Let’s face it, politics is largely the art of deception, and political rhetoric is largely the art of misstating issues. A classic example is the current debate over whether to give money to the unemployed by extending the duration of unemployment benefits, or instead to give “tax cuts to the rich.”
First of all, nobody’s taxes — neither on the rich nor on the poor — are going to be cut in this lame-duck session of Congress. The only real question is if our current tax rates will go up in January, whether for everybody or nobody or somewhere in between.
The most we can hope for is that tax rates will not go up. So the next time you hear politicians or media talking heads say “tax cuts for the rich,” that will tell you whether they are serious about facts or just addicted to talking points.
Not only are the so-called “tax cuts” not really tax cuts, most of the people called “rich” are not really rich. Rich means having a lot of wealth. But income taxes don’t touch wealth. No wonder some billionaires are saying it’s okay to raise income taxes. They would still be billionaires if taxes took 100 percent of their current income.
What those who argue against “tax cuts for the rich” are really promoting is raising the tax rates on families making $250,000 a year and up. A husband and wife making $125,000 a year each are not rich. If they have a kid going to one of the many colleges charging $30,000 a year (in after-tax money) for tuition alone, they are not likely to feel anywhere close to being rich.
Many people earning an annual income of $125,000 a year do so only after years of earning a lot less, before eventually working their way up to that level. For politicians to step in at that point and confiscate what those people have invested years of working to achieve is a little much.
It also takes a lot of brass to talk about taxing “millionaires and billionaires” when most of the people whose taxes the liberals want to raise are neither. Why is so much deception necessary, if your case is strong?
Small-business owners usually reach their peak earnings many years after starting their business: They often operated with very low income, or even at a loss, when they first began.
Having politicians step in with an extra tax at that point, when later incomes compensate for earlier sacrifices, is sheer brass — especially when real millionaires and billionaires have their wealth safely stowed in tax shelters.
Another fashionable political and media deception is making a parallel between giving money to the unemployed versus giving money to “the rich.”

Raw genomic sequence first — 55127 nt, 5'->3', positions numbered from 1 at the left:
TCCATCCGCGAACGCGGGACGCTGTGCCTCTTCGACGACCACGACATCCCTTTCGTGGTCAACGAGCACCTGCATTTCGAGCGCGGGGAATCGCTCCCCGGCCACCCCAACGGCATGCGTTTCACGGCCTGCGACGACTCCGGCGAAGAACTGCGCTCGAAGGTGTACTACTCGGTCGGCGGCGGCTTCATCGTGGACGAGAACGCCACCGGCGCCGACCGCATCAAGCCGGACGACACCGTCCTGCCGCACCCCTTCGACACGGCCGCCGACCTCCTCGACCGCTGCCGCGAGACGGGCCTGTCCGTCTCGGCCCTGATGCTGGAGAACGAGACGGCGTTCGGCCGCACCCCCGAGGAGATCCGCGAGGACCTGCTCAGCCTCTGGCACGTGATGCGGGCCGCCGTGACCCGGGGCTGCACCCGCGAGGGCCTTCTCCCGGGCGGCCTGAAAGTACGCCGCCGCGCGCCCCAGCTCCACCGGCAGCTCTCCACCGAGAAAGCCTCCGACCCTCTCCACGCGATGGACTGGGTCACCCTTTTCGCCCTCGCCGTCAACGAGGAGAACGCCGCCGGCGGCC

When you refrain from raising workers’ taxes, you are not “giving” them anything. Even if you were actually cutting their tax rates — which is out of the question today — you would still not be “giving” them anything, but only allowing them to keep more of what they have earned.
Is the government doing any of us a big favor by not taking even more of what we have worked for? Is it not an insult to our intelligence to say that the government is “giving” us something by not taxing it away?
With unemployment compensation, however, you are in fact giving someone something. “Extending unemployment benefits” always sounds good politically — especially if you do not ask the basic question: “For how long should they be extended?” A year? Two years? No limit?
Studies have shown what common sense should have told us without studies: The longer the unemployment benefits are available, the longer people stay unemployed.
If I were fired tomorrow, should I be able to live off the government until I find another job that is exactly the same, making the same or higher pay? What if I am offered another job that uses some of the same skills but doesn’t pay quite as much? Should I be allowed to keep on living off the government?
With the government making it more expensive for employers to hire workers, and at the same time subsidizing unemployed workers longer and longer, we will have as much unemployment as we are willing to pay for, for as long as we are willing to pay for it.
— Thomas Sowell is a senior fellow at the Hoover Institution. © 2010 Creators Syndicate, Inc.